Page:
This is all aided tremendously by the powerful performances by the two leads. Birgit Minichmayr especially understands how to craft her performance to draw in the viewer. She captures the spunk and tenacious drive that makes Gitti so likable (and, albeit a tad annoying). Lars Eidinger has to walk a step or two behind Birgit, since Chris is far less abrasive, more subtle and reserved; and he nails that beautifully. You can see his mind working through his sullen eyes, and you understand that all that is going on underneath is all that is manifesting on the surface. The supporting cast as well, which is mainly Hans-Jochen Wagner and Nicole Marischka, are also effortless and memorable.

The ending, for me, was PERFECT. You want something so abrasively climactic and yet Maren Ade understands that anticlimactic is far more appropriate for a film of this nature. The ending, while some may consider a letdown, is so pure and believably sincere. The path this particular relationship will take is totally undetermined but the audience gets an inkling of a clue as to how Gitti and Chris plan to resolve their differences.

Subtle, smart and wholly realistic; `Alle Anderen' is positively perfect.
4 of 4 people found the following review helpful
if you like Bergman.. 28 May 2013
By Adam Voorhees - Published on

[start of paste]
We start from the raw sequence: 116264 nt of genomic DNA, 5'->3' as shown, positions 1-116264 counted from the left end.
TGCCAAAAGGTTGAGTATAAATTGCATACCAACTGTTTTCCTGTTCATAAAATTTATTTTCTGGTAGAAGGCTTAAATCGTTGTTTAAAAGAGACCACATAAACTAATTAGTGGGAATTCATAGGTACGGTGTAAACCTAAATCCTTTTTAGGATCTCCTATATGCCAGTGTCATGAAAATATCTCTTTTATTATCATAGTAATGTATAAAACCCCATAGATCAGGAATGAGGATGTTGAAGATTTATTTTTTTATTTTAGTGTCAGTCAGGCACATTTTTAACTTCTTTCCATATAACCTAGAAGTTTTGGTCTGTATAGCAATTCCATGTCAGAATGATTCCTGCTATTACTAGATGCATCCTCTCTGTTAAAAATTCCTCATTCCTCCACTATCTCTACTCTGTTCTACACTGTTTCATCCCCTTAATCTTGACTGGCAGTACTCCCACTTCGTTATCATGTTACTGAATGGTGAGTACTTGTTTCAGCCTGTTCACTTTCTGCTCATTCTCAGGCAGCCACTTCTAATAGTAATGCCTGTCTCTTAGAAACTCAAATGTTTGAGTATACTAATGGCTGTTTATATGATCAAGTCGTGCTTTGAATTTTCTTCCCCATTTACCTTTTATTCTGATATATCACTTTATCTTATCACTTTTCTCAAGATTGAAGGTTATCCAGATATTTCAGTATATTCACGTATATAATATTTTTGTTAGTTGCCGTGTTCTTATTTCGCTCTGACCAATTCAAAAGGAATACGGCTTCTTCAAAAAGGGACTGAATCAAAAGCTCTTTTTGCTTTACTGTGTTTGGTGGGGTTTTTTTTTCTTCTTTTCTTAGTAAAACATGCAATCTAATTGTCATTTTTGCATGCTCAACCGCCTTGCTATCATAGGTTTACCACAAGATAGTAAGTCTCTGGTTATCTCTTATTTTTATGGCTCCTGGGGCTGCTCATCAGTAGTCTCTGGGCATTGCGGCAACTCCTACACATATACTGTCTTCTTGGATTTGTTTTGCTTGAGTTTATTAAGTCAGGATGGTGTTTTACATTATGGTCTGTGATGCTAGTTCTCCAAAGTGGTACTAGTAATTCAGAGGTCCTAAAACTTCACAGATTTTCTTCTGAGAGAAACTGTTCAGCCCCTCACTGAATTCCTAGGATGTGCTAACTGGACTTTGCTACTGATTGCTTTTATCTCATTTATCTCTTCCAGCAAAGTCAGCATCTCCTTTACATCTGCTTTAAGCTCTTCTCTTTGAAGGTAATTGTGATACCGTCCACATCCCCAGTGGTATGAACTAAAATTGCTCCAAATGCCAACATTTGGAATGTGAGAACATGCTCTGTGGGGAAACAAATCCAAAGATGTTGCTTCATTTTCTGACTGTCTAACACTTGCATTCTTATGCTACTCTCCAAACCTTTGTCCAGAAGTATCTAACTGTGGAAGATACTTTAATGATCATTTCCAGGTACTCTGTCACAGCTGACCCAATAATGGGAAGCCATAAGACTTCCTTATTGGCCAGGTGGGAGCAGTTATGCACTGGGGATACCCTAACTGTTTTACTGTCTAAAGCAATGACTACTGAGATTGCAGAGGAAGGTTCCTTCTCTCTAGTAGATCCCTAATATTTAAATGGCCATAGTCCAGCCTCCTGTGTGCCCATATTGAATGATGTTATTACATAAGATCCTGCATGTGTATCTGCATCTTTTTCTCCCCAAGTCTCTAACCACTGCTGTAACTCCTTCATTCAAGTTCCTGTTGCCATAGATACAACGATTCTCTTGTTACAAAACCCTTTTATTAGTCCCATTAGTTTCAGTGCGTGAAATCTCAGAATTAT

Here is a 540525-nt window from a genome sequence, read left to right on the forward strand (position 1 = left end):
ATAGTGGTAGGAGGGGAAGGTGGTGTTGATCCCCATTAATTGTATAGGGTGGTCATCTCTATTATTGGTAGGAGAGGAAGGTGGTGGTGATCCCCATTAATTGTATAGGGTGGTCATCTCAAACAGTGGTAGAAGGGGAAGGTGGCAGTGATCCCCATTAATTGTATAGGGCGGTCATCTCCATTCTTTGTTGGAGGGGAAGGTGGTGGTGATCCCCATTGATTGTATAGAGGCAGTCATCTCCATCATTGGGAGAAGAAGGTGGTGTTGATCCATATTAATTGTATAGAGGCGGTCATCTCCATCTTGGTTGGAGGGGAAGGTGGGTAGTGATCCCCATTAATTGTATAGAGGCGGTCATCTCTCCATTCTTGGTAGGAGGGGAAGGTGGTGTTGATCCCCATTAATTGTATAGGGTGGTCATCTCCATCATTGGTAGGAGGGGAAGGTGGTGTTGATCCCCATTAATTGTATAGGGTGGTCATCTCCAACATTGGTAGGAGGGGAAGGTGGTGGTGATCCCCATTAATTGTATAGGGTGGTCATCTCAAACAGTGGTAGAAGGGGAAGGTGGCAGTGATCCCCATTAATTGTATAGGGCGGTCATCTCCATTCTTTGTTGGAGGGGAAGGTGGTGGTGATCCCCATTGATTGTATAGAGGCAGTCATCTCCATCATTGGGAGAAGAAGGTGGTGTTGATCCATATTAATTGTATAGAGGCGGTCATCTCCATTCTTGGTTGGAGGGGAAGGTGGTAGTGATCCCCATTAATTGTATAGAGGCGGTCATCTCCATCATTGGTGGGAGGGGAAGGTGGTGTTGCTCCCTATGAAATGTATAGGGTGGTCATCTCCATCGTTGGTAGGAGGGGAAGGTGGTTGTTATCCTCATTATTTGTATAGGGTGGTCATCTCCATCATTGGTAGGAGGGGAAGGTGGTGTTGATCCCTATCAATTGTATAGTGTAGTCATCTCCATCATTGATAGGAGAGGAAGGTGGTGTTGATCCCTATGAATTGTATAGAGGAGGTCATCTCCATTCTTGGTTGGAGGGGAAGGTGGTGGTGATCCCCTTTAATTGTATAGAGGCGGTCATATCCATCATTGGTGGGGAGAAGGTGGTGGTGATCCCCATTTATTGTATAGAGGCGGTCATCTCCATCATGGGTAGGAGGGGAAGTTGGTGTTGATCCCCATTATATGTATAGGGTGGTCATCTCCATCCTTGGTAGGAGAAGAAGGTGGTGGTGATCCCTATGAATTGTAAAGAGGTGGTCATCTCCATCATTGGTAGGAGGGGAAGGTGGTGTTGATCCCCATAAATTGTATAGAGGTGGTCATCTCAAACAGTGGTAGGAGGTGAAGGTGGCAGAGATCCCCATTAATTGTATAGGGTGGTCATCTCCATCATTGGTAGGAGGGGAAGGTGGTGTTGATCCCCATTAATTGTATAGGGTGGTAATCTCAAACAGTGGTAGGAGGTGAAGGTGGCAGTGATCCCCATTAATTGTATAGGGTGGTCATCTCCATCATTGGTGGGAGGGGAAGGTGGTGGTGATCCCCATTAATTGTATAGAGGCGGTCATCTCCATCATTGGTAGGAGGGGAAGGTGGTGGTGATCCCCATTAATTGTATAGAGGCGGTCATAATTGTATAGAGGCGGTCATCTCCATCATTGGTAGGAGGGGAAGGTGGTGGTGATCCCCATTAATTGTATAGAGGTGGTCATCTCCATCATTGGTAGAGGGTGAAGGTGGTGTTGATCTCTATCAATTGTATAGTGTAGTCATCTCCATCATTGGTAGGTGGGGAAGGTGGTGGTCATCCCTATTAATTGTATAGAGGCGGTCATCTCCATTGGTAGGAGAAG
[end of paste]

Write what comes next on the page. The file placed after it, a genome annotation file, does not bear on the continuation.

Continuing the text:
Verified Purchase
i'm pretty sure you will like this movie.

birgit minichmayr is really fantastic, i wasn't familiar with her. she has a nervous energy that keeps tension throughout. i am searching for more movies with her right now to no avail. the relationship has an authentic quality and a passion that will remind you of what it's like to be about a year into a romance, and will also remind you of what it's like to be slightly terrified of how it will end.

it's beautiful to look at, check it out.
6 of 7 people found the following review helpful
complex, though occasionally inexplicable, look at a relationship 10 Sept. 2011
By Roland E. Zwick - Published on
Format: DVD

Similar in style and tone to last year's "Blue Valentine," the German film "Everyone Else" provides us with an oblique look at a troubled relationship. Though the couple in this film does not seem as overtly unhappy as the one in the American work, there is still something clearly eating away at their relationship. The most admirable aspect of the screenplay by Maren Ade is that it doesn't throw easy labels onto either the characters or the problems they're facing. The movie is really more a piece of objective reportage chronicling their lives over the course of a few days than a plot- and theme-driven narrative leading us to a preordained conclusion about them as people.

Chris (Lars Eidinger) is a gifted but apparently not very successful architect, while Gitti (Birgit Minichmayr), his girlfriend, who works in the recording business, seems to be generally supportive of his efforts. Chris and Gitti are spending a relaxing vacation at his mother's home on the Mediterranean, when Gitti begins to off-handedly question Chris's masculinity (we assume that it has more to do with his lack of initiative and drive than with his personal mannerisms). In response, Chris begins to treat Gitti in an ever more callous fashion, trying to prove her wrong by acting in the dismissive and domineering way he assumes "real" men do, and in the way, if Gitta is any indication, women apparently want them to.